Monday, 28 June 2010

What's in my bag?

John on holiday so we go shopping yesterday.  That's the view from the ferry taken with my iPhone --  Hong Kong harbour as we cross to Kowloon; almost black and white, in colour....  Louring clouds, before water from the sky washes us down, wipes away the smog.

The bag I carry is made of sail material, kevlar and carbon laminate, with a couple of handles and a zip.  It was made by the sailmakers.  I've put my name and phone number on it, in case I leave it somewhere, but they've rubbed off a bit and would take some guessing.  So if I did leave it somewhere, an Honest Person, wanting to find its owner, would need to look inside.

The HP would find:
  • One pair of ear muffs -- the sort you use for noise abatement, not for the cold.
  • One pair of ear phones with speaker on a stick, jumbo size, "industrial activity, for use in".
  • One engraving tool, with a template of numbers and letters.
  • One used battery for a laptop computer.
  • One set of guitar strings.
  • Two little pieces of wire, white plastic coated and with special clips at each end, "unknown, for use of:".
  • One copy of the latest Vanity Fair magazine.  Shock, horror, a lefty mag, with story about Sean Penn in Haiti, he of the overwrought admiration for Castro and one I've loved to hate; but then I read about him in Haiti and learn that he's being practical and useful, doing stuff that wouldn't have otherwise have been done, and helping and saving people.  So, that's OK, then, as long as we don't have to put up with his diabolical ultra-left nonsense, which would have the US revert to sixties culturally revolutionary China penury.... It's ok, I guess, as long as he doesn't have the power to do "bigger things", that is, to put his grand millenarian goals into practice on a national level.  When he's helping in Haiti at ground level.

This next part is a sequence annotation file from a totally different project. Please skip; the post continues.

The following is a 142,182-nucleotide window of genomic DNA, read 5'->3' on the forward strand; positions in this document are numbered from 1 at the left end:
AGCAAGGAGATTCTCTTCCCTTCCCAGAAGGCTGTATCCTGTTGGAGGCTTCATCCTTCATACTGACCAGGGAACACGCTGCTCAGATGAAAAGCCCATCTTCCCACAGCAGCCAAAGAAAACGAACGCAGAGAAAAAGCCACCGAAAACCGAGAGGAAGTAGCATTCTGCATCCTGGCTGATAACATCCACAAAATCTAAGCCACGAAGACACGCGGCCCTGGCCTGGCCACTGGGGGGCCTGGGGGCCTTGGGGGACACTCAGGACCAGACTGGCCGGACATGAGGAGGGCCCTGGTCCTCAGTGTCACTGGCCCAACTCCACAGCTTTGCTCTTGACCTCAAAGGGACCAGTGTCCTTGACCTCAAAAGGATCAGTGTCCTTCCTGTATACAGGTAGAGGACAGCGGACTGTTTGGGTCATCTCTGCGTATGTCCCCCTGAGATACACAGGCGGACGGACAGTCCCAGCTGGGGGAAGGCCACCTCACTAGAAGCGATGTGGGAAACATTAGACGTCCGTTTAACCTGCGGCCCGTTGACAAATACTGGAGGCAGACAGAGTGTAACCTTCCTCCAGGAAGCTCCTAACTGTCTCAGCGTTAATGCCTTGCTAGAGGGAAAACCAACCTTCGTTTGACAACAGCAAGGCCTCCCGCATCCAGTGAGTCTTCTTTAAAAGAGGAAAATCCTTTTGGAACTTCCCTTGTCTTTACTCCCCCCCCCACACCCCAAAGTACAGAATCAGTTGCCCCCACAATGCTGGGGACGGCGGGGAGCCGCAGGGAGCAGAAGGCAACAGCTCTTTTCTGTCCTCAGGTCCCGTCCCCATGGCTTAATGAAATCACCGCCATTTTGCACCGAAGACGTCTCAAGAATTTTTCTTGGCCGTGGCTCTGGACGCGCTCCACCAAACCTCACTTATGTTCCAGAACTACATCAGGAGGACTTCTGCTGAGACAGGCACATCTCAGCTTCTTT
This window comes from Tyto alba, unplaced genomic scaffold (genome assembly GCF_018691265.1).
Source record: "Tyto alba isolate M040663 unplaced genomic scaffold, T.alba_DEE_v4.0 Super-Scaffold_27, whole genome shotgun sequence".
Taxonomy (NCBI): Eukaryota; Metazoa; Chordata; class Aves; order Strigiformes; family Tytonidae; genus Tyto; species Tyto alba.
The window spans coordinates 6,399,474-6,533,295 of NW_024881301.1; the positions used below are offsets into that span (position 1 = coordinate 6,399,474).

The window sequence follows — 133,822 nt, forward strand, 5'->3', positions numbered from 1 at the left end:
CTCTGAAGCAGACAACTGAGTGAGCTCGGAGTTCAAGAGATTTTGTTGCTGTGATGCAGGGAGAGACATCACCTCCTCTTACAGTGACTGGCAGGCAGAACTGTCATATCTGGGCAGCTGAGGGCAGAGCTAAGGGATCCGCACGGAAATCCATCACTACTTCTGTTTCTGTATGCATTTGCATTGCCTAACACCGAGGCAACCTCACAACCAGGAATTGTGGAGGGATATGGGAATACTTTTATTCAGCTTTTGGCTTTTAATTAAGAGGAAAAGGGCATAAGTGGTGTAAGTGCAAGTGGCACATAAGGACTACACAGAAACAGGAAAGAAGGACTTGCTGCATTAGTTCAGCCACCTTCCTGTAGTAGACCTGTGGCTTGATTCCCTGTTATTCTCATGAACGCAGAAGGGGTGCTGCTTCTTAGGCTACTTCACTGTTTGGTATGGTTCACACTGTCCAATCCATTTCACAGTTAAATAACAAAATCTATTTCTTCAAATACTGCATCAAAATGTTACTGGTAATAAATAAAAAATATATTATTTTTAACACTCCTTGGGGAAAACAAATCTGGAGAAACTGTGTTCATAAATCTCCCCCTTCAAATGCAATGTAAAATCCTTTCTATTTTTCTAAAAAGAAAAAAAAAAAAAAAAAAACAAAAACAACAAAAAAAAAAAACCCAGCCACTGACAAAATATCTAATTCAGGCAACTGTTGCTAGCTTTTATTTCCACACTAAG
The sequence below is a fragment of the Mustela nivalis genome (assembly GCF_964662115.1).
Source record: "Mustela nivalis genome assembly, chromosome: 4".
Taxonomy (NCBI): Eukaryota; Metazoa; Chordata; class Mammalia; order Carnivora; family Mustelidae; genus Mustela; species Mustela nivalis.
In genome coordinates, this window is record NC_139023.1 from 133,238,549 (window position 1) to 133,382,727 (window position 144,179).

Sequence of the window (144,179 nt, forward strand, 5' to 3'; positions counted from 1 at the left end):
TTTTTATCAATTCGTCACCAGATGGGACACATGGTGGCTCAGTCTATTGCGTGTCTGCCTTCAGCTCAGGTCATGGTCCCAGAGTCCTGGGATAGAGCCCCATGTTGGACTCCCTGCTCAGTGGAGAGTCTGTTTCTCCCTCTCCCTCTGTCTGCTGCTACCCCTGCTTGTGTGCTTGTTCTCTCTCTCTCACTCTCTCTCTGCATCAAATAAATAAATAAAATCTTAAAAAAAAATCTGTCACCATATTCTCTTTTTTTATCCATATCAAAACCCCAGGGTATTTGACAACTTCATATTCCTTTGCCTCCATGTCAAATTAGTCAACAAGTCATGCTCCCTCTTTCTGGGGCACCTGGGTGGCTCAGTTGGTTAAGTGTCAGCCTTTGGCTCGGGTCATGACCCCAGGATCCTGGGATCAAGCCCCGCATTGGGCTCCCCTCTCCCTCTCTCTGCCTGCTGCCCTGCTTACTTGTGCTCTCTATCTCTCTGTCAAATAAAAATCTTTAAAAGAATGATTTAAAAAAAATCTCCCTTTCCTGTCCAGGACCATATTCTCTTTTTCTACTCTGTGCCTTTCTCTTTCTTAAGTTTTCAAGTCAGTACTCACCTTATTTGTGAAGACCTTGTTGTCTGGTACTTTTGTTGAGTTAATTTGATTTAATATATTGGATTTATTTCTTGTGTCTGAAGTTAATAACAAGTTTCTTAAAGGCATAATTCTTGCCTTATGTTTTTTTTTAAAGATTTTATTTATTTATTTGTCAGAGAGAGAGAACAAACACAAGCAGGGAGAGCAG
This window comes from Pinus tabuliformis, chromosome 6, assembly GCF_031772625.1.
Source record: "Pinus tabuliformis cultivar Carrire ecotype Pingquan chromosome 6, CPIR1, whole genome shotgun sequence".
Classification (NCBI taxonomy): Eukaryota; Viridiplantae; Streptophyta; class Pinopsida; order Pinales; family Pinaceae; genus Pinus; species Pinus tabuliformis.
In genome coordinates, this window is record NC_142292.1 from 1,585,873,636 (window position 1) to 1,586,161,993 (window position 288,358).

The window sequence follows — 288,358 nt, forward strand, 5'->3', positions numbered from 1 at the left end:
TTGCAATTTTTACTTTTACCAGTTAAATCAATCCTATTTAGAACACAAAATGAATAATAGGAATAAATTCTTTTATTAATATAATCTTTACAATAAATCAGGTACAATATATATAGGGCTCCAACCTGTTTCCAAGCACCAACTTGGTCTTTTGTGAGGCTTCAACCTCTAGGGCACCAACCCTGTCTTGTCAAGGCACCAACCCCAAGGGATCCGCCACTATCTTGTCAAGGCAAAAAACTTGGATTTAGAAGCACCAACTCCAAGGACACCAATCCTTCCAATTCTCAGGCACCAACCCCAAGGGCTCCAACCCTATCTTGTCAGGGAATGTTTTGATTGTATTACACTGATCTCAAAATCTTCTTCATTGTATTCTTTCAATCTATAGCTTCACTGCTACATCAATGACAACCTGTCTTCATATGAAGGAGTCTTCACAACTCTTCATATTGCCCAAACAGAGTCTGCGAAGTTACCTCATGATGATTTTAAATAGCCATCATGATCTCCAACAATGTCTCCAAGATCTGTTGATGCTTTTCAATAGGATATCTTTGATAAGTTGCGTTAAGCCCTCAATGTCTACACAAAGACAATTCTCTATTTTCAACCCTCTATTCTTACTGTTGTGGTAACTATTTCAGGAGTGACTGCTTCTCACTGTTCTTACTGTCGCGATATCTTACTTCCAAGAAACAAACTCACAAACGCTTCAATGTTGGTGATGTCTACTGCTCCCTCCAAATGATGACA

• And one book "What the dog saw", by Malcolm Gladwell, a collection of his New Yorker pieces; aha, another leftie magazine.  And in that collection, a story about Haiti, making the place sound the wonder that Penn had as well, despite the poverty, the corruption, the heat, the earthquake, the venality of some of the survivors, the energy, the red and blackness of the place.
So investigating the contents, a leftie then, interested in.... what? make of those bits and pieces what you will.  And leftie?  Down the bottom, scruntched up and dog-eared, so read already, last week's Spectator.  Hmm...  what does it all mean?  What is the bag-owner up to?....

Then home after the deluge, and to the park, dried out now, where we see, iPhotograph and argue about the colour of this beauty, turquoise or dark blue.  Dark blue says John, and he's right.
We have so many lovely butterflies in Hong Kong....

Article on Shariah Finance

Is Senator Sherry naïve or disingenuous? 

The case against Shariah finance in Australia.

I was disappointed to see that my old employer, Austrade, has been touting Shariah finance.  Austrade’s boss, Trade Minister Simon Crean, launched an Austrade publication earlier this year entitled “Islamic Finance”.  Crean’s colleague, Senator Nick Sherry, the Assistant Treasurer, has since been hard at work promoting Shariah finance with three speeches in as many months spruiking its virtues.

Sunday, 27 June 2010

"Support Israel: if it goes down, we all go down"

Below, from The Times online on 17th June, an article by José María Aznar who was Prime Minister of Spain, 1996-2004:

Anger over Gaza is a distraction. We cannot forget that Israel is the West’s best ally in a turbulent region.

McChrystal's auto-immolation

I wonder why he did it?  Why did McChrystal allow the comments ("kvetching", David Brooks calls it) to be on the record?  And he did that.  Indeed, Michael Hastings, the writer of the piece, the Runaway General, said that he passed a draft of the article to the General and his staff and they cleared it.  Nothing makes sense except that McChrystal thought so much of himself that he was "unfire-able".  That's certainly what Hastings thought.
Brooks said that Hastings made the "kevtching the center of his magazine profile".

Saturday, 26 June 2010

"Jakarta's deradicalisation plan flounders"

"Flounders"?  or "founders"?? (the above being the headline to this story in the South China Morning Post today).